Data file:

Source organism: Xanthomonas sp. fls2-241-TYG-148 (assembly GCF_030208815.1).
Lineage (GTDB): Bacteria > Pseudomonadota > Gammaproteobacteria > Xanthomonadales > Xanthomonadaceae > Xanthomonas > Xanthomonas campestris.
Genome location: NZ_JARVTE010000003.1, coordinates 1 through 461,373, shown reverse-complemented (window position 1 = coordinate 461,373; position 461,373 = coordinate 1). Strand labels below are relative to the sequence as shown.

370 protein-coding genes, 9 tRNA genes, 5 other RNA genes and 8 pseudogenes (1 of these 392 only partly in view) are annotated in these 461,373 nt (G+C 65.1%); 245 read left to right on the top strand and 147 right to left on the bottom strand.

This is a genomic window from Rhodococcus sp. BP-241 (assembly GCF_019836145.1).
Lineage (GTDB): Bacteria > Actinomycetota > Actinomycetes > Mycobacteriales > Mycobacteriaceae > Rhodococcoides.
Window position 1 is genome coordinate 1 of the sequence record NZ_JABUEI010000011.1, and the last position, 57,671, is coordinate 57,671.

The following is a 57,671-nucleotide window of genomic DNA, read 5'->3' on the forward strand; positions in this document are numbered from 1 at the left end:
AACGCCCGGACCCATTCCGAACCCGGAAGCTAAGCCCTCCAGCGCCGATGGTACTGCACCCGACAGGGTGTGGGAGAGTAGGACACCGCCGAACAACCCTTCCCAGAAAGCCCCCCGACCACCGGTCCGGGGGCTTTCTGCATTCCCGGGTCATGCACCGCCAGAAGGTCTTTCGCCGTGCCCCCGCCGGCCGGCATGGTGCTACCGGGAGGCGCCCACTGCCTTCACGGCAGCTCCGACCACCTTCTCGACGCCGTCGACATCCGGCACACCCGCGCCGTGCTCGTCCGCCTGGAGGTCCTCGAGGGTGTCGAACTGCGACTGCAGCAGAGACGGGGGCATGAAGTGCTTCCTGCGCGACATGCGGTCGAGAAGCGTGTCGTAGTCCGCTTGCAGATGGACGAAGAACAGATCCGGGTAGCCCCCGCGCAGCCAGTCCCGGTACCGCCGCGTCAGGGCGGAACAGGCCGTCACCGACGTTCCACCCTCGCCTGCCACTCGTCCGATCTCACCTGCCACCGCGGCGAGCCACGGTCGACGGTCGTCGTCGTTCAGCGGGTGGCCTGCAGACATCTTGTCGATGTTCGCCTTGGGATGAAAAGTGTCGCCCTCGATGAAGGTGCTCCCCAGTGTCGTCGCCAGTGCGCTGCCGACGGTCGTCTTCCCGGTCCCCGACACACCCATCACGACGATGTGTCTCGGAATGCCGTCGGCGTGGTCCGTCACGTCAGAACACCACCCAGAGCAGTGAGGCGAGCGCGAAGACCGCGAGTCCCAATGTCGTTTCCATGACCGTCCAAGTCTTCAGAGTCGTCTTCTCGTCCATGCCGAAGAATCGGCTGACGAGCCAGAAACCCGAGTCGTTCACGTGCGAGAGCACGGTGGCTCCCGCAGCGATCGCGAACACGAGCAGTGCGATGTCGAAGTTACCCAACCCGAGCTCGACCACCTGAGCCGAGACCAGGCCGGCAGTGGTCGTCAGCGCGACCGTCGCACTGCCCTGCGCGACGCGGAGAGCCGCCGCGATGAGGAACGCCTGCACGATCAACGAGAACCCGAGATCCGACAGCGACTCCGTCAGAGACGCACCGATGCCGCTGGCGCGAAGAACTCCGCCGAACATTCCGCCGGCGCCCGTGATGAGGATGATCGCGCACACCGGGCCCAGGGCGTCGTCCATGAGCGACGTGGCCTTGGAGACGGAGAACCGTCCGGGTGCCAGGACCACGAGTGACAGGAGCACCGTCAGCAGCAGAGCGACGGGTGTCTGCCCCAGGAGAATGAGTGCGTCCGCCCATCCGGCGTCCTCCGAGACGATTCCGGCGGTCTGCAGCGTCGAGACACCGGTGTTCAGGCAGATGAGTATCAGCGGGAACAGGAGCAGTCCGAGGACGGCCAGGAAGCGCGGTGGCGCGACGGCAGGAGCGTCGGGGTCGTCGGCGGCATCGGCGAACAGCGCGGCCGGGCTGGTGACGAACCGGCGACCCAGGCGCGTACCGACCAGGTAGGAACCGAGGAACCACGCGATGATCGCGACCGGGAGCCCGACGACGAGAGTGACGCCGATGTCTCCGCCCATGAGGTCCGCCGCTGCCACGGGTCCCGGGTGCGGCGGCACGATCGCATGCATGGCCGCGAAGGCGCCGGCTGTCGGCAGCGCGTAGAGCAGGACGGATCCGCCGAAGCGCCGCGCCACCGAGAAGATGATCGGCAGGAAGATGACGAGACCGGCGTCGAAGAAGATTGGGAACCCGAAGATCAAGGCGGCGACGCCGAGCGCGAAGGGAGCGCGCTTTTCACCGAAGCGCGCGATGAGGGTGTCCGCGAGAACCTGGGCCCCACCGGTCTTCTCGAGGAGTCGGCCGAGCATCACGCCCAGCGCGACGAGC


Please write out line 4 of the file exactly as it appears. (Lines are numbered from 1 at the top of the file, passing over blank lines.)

370 protein-coding genes, 9 tRNA genes, 5 other RNA genes and 8 pseudogenes (1 of these 392 only partly in view) are annotated in these 461,373 nt (G+C 65.1%); 245 read left to right on the top strand and 147 right to left on the bottom strand.